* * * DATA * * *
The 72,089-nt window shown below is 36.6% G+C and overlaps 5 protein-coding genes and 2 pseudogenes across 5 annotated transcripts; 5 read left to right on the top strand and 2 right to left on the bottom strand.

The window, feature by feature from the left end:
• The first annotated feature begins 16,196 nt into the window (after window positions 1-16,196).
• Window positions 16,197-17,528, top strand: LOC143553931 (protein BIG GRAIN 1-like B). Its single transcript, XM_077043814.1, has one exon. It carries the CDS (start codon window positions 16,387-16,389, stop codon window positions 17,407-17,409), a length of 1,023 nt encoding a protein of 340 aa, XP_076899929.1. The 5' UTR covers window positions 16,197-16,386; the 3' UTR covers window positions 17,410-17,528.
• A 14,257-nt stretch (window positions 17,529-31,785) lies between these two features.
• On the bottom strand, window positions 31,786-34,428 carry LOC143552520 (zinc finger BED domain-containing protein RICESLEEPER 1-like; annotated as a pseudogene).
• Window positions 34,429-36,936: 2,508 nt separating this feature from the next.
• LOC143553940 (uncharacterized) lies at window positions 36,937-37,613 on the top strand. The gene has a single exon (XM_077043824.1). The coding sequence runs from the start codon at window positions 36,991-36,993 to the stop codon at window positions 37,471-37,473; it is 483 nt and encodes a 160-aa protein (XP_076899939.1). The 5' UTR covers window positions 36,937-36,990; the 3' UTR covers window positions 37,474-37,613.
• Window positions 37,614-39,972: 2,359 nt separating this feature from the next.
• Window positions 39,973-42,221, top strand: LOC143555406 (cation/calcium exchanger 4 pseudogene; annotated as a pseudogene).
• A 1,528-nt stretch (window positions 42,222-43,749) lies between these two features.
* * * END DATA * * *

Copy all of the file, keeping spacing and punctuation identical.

The 72,089-nt window shown below is 36.6% G+C and overlaps 5 protein-coding genes and 2 pseudogenes across 5 annotated transcripts; 5 read left to right on the top strand and 2 right to left on the bottom strand.

The window, feature by feature from the left end:
• The first annotated feature begins 16,196 nt into the window (after window positions 1-16,196).
• Window positions 16,197-17,528, top strand: LOC143553931 (protein BIG GRAIN 1-like B). Its single transcript, XM_077043814.1, has one exon. It carries the CDS (start codon window positions 16,387-16,389, stop codon window positions 17,407-17,409), a length of 1,023 nt encoding a protein of 340 aa, XP_076899929.1. The 5' UTR covers window positions 16,197-16,386; the 3' UTR covers window positions 17,410-17,528.
• A 14,257-nt stretch (window positions 17,529-31,785) lies between these two features.
• On the bottom strand, window positions 31,786-34,428 carry LOC143552520 (zinc finger BED domain-containing protein RICESLEEPER 1-like; annotated as a pseudogene).
• Window positions 34,429-36,936: 2,508 nt separating this feature from the next.
• LOC143553940 (uncharacterized) lies at window positions 36,937-37,613 on the top strand. The gene has a single exon (XM_077043824.1). The coding sequence runs from the start codon at window positions 36,991-36,993 to the stop codon at window positions 37,471-37,473; it is 483 nt and encodes a 160-aa protein (XP_076899939.1). The 5' UTR covers window positions 36,937-36,990; the 3' UTR covers window positions 37,474-37,613.
• Window positions 37,614-39,972: 2,359 nt separating this feature from the next.
• Window positions 39,973-42,221, top strand: LOC143555406 (cation/calcium exchanger 4 pseudogene; annotated as a pseudogene).
• A 1,528-nt stretch (window positions 42,222-43,749) lies between these two features.